Monday, 6 September 2021

Mubi Monday: Annette (2021)

Although very much a film from director Leos Carax, Annette is also very much a film from the minds of writers Ron and Russell Mael (AKA Sparks). A strangely antagonistic and defiantly non-traditional musical about performing, about the relationship between performers and audiences, this is also a look at strong passions running between people who may view themselves as separate from the masses who flock to appreciate their talents.

Adam Driver plays an acerbic and dark comedian named Henry McHenry, a man who seems to find his unique talent dissipating when he falls in love with, and marries, an opera singer named Ann Defrasnoux (Marion Cotillard). Things are further complicated when they have a daughter, Annette, who shows signs of inheriting her mother's talent.

Deceptively light and amusing at the start of the whole thing, with the wonderful "So May We Start" a musical highlight the rest of the film never quite equals, Annette soon drags viewers into the surreal and strange style of the modern opera it hews close to. Nothing here is subtle, although a number of moments in the first half initially feel more ambiguous than anything in the second half, and almost every moment is delivered in song, even if it veers away from musicality for a while before veering back.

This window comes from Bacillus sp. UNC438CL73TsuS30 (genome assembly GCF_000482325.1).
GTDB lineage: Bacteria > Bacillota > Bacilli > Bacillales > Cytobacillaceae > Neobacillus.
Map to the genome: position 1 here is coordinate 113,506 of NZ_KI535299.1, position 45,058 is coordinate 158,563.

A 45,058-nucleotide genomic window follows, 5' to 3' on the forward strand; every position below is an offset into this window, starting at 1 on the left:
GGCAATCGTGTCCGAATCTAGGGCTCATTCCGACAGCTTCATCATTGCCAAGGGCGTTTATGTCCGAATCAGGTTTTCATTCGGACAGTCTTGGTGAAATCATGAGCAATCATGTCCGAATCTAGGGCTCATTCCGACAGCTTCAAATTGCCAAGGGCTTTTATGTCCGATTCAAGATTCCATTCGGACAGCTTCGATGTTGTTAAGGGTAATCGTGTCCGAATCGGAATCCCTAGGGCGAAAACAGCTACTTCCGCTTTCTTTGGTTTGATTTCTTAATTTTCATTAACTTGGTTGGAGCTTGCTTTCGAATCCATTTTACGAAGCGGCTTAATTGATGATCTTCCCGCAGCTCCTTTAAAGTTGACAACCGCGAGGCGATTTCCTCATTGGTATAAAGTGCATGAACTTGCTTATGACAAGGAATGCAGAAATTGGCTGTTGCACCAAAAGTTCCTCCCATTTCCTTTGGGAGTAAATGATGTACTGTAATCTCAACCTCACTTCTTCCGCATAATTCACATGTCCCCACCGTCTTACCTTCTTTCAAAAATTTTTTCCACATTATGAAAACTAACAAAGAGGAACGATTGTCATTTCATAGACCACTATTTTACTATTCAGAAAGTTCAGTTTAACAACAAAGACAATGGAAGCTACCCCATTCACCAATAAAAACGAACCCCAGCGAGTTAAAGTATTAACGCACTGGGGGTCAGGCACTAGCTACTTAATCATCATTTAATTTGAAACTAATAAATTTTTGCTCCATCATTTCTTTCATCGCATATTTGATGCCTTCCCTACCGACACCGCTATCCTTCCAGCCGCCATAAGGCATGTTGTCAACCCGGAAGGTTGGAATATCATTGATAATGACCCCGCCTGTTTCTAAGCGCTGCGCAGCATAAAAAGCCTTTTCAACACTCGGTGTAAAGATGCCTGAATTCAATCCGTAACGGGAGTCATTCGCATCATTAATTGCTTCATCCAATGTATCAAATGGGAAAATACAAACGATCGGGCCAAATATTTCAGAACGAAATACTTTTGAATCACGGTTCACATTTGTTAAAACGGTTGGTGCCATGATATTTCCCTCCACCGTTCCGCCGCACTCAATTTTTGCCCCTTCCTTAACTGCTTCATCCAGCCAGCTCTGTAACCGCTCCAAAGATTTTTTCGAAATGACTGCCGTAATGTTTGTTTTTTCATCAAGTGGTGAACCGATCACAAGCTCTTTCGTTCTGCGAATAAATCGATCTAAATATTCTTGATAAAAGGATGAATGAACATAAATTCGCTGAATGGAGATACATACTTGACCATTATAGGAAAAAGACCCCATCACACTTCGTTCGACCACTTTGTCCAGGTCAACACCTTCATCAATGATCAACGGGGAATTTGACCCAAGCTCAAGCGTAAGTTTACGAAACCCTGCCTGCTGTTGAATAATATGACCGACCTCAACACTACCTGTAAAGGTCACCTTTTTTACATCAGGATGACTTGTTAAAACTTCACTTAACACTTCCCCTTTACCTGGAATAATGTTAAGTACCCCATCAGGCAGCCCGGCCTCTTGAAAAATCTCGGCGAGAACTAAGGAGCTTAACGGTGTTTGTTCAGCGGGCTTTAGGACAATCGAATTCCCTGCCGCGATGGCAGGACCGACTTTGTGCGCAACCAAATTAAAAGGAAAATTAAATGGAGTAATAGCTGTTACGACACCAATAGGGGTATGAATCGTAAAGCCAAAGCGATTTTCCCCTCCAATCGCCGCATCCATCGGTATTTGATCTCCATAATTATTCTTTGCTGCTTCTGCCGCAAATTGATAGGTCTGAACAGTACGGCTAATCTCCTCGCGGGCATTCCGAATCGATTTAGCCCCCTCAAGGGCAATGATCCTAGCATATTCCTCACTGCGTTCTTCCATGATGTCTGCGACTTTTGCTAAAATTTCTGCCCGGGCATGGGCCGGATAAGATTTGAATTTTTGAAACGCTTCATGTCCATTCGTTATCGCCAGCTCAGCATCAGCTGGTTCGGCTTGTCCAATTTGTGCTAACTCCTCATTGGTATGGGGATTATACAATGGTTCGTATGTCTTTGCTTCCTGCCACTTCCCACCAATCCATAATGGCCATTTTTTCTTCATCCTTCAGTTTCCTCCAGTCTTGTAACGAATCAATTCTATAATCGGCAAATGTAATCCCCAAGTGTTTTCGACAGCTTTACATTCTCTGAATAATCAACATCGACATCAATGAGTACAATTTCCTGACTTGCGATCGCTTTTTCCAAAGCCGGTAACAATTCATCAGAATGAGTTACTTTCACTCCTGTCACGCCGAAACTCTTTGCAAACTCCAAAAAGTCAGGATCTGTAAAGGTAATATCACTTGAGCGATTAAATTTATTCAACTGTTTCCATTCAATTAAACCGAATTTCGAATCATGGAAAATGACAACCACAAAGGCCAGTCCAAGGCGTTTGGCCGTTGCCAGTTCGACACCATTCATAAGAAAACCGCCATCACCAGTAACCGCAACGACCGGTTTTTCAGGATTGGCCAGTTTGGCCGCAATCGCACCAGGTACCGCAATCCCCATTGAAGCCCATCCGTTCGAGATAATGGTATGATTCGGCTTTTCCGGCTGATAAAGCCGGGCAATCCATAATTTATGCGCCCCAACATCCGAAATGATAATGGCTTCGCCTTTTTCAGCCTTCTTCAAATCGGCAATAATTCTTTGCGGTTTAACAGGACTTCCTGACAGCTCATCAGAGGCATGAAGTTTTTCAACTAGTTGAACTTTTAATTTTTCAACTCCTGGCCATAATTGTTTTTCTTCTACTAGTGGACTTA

Carax is in his element, clearly relishing the opportunity to stage those Sparks songs in unusual settings and situations, and actually makes a lot of correct decisions for the material, including the use of a “puppet” for most of Annette’s screentime. There are one or two ingredients that feel extraneous (a sequence about women coming forward with some accusations ultimately goes nowhere, disappointingly, and one character gets to bemoan a missed chance at love in a way that doesn’t really make any impact), but he mostly delivers something that feels like the perfect result of this collaboration.

Whether you will enjoy it or not is an entirely separate thing. I was on board, willing it to challenge and impress me, then it lost me for quite some time, and then I got back on board during the third act.

Although it is both Driver and Cottilard in the lead roles, and both are more than up to the task, the film is largely carried by Driver, who is excellent and completely trusting in how the director will use his raw performance. Simon Helberg has some screentime, playing that character who missed out on love, and he does just fine, but I would have preferred the whole thing to focus simply on McHenry, Defrasnoux, and Annette.

For the performance from Driver, for the creativity from Sparks, and for the audacious staging, I cannot rate this as a bad movie. It’s not average either. But the bad onscreen almost outweighs the good, which is why I ultimately rate it only just above average.


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